|Publication number||US7114968 B2|
|Application number||US 11/259,097|
|Publication date||Oct 3, 2006|
|Filing date||Oct 27, 2005|
|Priority date||Oct 27, 2004|
|Also published as||US20060094272|
|Publication number||11259097, 259097, US 7114968 B2, US 7114968B2, US-B2-7114968, US7114968 B2, US7114968B2|
|Original Assignee||Rafael Healy|
|Export Citation||BiBTeX, EndNote, RefMan|
|Patent Citations (31), Referenced by (32), Classifications (7), Legal Events (3)|
|External Links: USPTO, USPTO Assignment, Espacenet|
This application claims the benefit of U.S. Provisional Patent Application Ser. No. 60/622,045, filed Oct. 27, 2004.
1. Field of the Invention
The present invention relates to electrical outlets, and particularly to electrical outlets having safety guards to protect children from electrical shock.
2. Description of the Related Art
Electrical outlets are frequent causes for concern to parents, due to the fact that young children often attempt to insert improper conductors, such as nails, pins, etc., into the outlet. Electrical shock, resulting in cardiac arrest, burns, or nerve damage, may occur when such objects are inserted into the outlet. As a result of this safety concern, numerous safety receptacles or devices including safety features have been developed and used.
Some devices that prevent children from electrical shock are protectors for outlets, such that the outlet may not be used until the device is removed. The protectors are often covers that either conceal the face of the outlet or cover the apertures of the outlet. In this manner, children are prevented from putting objects into the outlet, potentially causing electrical shock. The problem that results from these devices is that some children are somehow able to remove the cover from the outlet, giving them clear access to the outlet.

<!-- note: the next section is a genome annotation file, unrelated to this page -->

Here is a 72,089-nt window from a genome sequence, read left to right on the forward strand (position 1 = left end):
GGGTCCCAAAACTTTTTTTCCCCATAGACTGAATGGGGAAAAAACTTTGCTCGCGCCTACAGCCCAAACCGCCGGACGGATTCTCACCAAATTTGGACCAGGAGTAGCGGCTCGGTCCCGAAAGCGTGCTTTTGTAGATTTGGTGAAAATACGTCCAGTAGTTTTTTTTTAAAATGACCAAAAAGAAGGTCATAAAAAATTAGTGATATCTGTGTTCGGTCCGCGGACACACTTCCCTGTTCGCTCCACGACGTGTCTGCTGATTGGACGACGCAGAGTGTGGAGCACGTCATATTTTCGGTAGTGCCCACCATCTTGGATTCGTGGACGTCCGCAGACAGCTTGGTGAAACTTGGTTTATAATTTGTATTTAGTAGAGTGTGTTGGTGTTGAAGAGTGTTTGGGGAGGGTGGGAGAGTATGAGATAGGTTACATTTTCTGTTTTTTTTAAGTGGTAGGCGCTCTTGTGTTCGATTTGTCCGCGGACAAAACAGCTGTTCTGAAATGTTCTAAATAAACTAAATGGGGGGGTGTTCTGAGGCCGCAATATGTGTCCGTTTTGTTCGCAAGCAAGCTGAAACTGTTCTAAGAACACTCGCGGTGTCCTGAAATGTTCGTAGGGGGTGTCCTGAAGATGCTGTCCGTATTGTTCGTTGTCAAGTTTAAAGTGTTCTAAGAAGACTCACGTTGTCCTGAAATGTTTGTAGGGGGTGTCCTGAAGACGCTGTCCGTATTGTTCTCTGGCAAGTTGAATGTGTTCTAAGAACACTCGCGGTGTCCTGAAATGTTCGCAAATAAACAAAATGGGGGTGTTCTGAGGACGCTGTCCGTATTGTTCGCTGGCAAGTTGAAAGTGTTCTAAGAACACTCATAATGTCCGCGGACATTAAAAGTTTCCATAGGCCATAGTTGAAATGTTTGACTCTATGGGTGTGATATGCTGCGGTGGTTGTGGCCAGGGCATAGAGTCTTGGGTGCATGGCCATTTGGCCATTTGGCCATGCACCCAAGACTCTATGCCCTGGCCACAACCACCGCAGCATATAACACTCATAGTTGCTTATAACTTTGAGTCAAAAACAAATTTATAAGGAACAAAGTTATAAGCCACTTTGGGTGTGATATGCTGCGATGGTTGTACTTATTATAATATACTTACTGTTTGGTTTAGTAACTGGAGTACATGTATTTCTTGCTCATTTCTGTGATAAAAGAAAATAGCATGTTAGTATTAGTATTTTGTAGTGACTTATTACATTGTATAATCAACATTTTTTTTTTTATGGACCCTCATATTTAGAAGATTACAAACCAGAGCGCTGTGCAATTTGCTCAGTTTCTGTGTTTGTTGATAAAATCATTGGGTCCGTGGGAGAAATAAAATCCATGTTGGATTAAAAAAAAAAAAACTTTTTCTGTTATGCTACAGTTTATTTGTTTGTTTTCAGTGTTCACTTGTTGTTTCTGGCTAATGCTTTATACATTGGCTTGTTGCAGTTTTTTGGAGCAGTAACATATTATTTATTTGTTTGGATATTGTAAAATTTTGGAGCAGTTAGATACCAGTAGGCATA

Some outlets may be made with shutter mechanisms that prevent other conductors from being inserted within the outlet. The shutter mechanisms generally only allow for the prongs of a plug to be inserted into the outlet. The shutters cover the apertures of the outlet and are forced aside when the prongs of a plug are inserted within the apertures. While these safety devices work effectively, the shutter mechanisms are generally spring-biased, necessitating the additional component of a spring. Additional components often add to the costs associated with devices.
Accordingly, there is a need for a device that is built into the outlet such that improper conductors are prevented from being inserted and that also omits unnecessary components. Thus, an electrical outlet with safety guard solving the aforementioned problems is desired.